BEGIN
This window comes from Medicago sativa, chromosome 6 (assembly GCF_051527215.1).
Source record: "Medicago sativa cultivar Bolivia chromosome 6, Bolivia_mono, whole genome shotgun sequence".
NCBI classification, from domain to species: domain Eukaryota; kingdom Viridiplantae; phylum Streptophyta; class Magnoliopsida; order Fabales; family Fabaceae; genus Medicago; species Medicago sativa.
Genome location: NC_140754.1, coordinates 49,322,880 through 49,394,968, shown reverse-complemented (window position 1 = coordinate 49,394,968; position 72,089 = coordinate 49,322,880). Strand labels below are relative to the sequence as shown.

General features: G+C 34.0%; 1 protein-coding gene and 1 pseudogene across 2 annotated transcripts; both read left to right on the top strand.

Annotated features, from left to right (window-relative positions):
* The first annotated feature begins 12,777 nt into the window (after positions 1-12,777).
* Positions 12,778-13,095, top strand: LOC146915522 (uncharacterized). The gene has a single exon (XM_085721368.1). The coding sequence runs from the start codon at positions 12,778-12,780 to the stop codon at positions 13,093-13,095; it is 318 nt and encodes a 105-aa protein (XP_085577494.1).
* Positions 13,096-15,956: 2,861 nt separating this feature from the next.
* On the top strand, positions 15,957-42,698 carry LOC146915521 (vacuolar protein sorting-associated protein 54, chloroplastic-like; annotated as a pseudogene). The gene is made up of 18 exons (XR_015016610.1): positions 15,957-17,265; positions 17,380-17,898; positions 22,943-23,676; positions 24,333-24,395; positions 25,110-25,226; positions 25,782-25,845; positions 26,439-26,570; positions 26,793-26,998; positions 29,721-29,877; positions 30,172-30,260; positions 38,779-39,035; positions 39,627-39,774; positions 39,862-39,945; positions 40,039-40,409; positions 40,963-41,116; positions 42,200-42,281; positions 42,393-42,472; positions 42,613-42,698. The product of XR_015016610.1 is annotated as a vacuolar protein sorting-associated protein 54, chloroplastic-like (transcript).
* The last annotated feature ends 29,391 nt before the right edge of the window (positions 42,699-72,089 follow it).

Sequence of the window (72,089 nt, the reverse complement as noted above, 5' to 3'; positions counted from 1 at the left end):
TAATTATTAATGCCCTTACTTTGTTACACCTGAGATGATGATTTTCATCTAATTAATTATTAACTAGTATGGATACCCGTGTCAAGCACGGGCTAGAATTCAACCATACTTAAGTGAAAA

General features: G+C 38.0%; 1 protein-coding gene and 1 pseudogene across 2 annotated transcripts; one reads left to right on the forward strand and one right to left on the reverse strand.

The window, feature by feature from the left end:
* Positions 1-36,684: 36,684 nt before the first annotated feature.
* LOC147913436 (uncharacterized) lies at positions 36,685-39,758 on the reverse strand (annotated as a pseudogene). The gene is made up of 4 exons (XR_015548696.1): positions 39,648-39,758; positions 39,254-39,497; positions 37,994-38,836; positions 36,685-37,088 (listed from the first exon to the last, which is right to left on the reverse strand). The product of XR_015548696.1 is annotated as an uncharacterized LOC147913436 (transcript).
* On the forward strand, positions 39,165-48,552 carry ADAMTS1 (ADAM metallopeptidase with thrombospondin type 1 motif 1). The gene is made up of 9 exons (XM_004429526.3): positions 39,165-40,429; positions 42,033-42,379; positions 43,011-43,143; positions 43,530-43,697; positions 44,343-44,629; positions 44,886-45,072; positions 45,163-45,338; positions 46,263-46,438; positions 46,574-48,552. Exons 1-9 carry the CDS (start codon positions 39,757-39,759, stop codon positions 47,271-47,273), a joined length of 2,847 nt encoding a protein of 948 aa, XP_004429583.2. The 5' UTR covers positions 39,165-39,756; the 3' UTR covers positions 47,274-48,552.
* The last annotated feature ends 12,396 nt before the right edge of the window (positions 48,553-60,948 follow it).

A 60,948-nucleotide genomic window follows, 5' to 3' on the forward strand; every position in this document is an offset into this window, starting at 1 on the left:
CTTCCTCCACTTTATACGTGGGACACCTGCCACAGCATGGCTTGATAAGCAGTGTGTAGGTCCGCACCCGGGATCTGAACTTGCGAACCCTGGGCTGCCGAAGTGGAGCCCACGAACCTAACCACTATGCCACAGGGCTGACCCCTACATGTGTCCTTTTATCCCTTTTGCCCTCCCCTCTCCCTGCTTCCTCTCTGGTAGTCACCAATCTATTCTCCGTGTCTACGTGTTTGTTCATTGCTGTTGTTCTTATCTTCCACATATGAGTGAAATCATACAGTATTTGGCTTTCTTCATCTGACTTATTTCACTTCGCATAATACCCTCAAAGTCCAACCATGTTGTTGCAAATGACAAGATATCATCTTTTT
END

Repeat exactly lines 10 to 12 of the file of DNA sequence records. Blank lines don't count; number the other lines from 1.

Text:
* On the top strand, positions 15,957-42,698 carry LOC146915521 (vacuolar protein sorting-associated protein 54, chloroplastic-like; annotated as a pseudogene). The gene is made up of 18 exons (XR_015016610.1): positions 15,957-17,265; positions 17,380-17,898; positions 22,943-23,676; positions 24,333-24,395; positions 25,110-25,226; positions 25,782-25,845; positions 26,439-26,570; positions 26,793-26,998; positions 29,721-29,877; positions 30,172-30,260; positions 38,779-39,035; positions 39,627-39,774; positions 39,862-39,945; positions 40,039-40,409; positions 40,963-41,116; positions 42,200-42,281; positions 42,393-42,472; positions 42,613-42,698. The product of XR_015016610.1 is annotated as a vacuolar protein sorting-associated protein 54, chloroplastic-like (transcript).
* The last annotated feature ends 29,391 nt before the right edge of the window (positions 42,699-72,089 follow it).

Sequence of the window (72,089 nt, the reverse complement as noted above, 5' to 3'; positions counted from 1 at the left end):